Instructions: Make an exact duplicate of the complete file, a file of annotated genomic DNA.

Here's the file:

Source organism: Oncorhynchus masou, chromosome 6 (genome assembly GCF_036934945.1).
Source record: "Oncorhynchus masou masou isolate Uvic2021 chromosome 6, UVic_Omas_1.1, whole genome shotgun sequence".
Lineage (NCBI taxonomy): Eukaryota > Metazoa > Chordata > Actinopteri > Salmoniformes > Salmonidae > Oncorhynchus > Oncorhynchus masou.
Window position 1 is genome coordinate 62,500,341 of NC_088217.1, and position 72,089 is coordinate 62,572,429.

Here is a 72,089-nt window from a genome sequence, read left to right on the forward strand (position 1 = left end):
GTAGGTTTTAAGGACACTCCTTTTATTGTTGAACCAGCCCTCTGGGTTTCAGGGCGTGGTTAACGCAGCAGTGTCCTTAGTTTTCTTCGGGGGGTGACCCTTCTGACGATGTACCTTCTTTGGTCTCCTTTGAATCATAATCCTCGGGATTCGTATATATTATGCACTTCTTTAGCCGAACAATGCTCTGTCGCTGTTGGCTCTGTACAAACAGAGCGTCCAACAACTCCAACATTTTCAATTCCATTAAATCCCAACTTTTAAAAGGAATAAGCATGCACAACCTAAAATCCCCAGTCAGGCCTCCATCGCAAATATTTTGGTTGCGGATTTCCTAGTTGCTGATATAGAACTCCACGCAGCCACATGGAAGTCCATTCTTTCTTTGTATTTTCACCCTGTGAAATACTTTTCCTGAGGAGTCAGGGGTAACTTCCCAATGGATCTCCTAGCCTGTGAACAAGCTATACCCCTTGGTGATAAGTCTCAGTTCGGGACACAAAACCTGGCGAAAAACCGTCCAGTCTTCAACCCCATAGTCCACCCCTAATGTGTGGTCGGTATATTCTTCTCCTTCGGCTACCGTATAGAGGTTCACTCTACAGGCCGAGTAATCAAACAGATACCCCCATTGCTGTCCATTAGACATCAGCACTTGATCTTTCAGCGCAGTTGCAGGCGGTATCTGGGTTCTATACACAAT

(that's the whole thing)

Source organism: Oncorhynchus masou, chromosome 6 (genome assembly GCF_036934945.1).
Source record: "Oncorhynchus masou masou isolate Uvic2021 chromosome 6, UVic_Omas_1.1, whole genome shotgun sequence".
Lineage (NCBI taxonomy): Eukaryota > Metazoa > Chordata > Actinopteri > Salmoniformes > Salmonidae > Oncorhynchus > Oncorhynchus masou.
Window position 1 is genome coordinate 62,500,341 of NC_088217.1, and position 72,089 is coordinate 62,572,429.

Here is a 72,089-nt window from a genome sequence, read left to right on the forward strand (position 1 = left end):
GTAGGTTTTAAGGACACTCCTTTTATTGTTGAACCAGCCCTCTGGGTTTCAGGGCGTGGTTAACGCAGCAGTGTCCTTAGTTTTCTTCGGGGGGTGACCCTTCTGACGATGTACCTTCTTTGGTCTCCTTTGAATCATAATCCTCGGGATTCGTATATATTATGCACTTCTTTAGCCGAACAATGCTCTGTCGCTGTTGGCTCTGTACAAACAGAGCGTCCAACAACTCCAACATTTTCAATTCCATTAAATCCCAACTTTTAAAAGGAATAAGCATGCACAACCTAAAATCCCCAGTCAGGCCTCCATCGCAAATATTTTGGTTGCGGATTTCCTAGTTGCTGATATAGAACTCCACGCAGCCACATGGAAGTCCATTCTTTCTTTGTATTTTCACCCTGTGAAATACTTTTCCTGAGGAGTCAGGGGTAACTTCCCAATGGATCTCCTAGCCTGTGAACAAGCTATACCCCTTGGTGATAAGTCTCAGTTCGGGACACAAAACCTGGCGAAAAACCGTCCAGTCTTCAACCCCATAGTCCACCCCTAATGTGTGGTCGGTATATTCTTCTCCTTCGGCTACCGTATAGAGGTTCACTCTACAGGCCGAGTAATCAAACAGATACCCCCATTGCTGTCCATTAGACATCAGCACTTGATCTTTCAGCGCAGTTGCAGGCGGTATCTGGGTTCTATACACAAT